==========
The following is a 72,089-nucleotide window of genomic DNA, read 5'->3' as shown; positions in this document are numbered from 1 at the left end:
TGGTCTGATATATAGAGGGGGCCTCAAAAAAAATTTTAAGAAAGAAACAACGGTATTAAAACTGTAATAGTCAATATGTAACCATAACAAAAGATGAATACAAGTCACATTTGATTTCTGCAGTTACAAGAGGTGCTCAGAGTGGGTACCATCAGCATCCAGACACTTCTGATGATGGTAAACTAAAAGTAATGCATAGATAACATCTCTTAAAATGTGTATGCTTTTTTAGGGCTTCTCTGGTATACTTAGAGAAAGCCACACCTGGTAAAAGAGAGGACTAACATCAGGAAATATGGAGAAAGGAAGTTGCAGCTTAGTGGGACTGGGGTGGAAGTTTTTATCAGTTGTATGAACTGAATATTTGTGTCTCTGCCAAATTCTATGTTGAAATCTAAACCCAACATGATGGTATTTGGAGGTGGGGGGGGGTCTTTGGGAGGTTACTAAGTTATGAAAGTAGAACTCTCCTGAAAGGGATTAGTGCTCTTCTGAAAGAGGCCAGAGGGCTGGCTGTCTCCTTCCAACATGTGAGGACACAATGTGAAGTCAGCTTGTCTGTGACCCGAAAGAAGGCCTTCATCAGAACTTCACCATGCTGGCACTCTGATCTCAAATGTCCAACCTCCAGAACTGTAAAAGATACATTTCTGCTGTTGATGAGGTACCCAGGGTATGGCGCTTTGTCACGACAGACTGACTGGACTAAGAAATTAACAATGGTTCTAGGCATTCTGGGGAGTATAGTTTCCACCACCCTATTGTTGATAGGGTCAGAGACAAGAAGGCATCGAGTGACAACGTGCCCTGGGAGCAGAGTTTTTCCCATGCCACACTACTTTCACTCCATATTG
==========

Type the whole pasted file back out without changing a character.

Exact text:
The following is a 72,089-nucleotide window of genomic DNA, read 5'->3' as shown; positions in this document are numbered from 1 at the left end:
TGGTCTGATATATAGAGGGGGCCTCAAAAAAAATTTTAAGAAAGAAACAACGGTATTAAAACTGTAATAGTCAATATGTAACCATAACAAAAGATGAATACAAGTCACATTTGATTTCTGCAGTTACAAGAGGTGCTCAGAGTGGGTACCATCAGCATCCAGACACTTCTGATGATGGTAAACTAAAAGTAATGCATAGATAACATCTCTTAAAATGTGTATGCTTTTTTAGGGCTTCTCTGGTATACTTAGAGAAAGCCACACCTGGTAAAAGAGAGGACTAACATCAGGAAATATGGAGAAAGGAAGTTGCAGCTTAGTGGGACTGGGGTGGAAGTTTTTATCAGTTGTATGAACTGAATATTTGTGTCTCTGCCAAATTCTATGTTGAAATCTAAACCCAACATGATGGTATTTGGAGGTGGGGGGGGGTCTTTGGGAGGTTACTAAGTTATGAAAGTAGAACTCTCCTGAAAGGGATTAGTGCTCTTCTGAAAGAGGCCAGAGGGCTGGCTGTCTCCTTCCAACATGTGAGGACACAATGTGAAGTCAGCTTGTCTGTGACCCGAAAGAAGGCCTTCATCAGAACTTCACCATGCTGGCACTCTGATCTCAAATGTCCAACCTCCAGAACTGTAAAAGATACATTTCTGCTGTTGATGAGGTACCCAGGGTATGGCGCTTTGTCACGACAGACTGACTGGACTAAGAAATTAACAATGGTTCTAGGCATTCTGGGGAGTATAGTTTCCACCACCCTATTGTTGATAGGGTCAGAGACAAGAAGGCATCGAGTGACAACGTGCCCTGGGAGCAGAGTTTTTCCCATGCCACACTACTTTCACTCCATATTG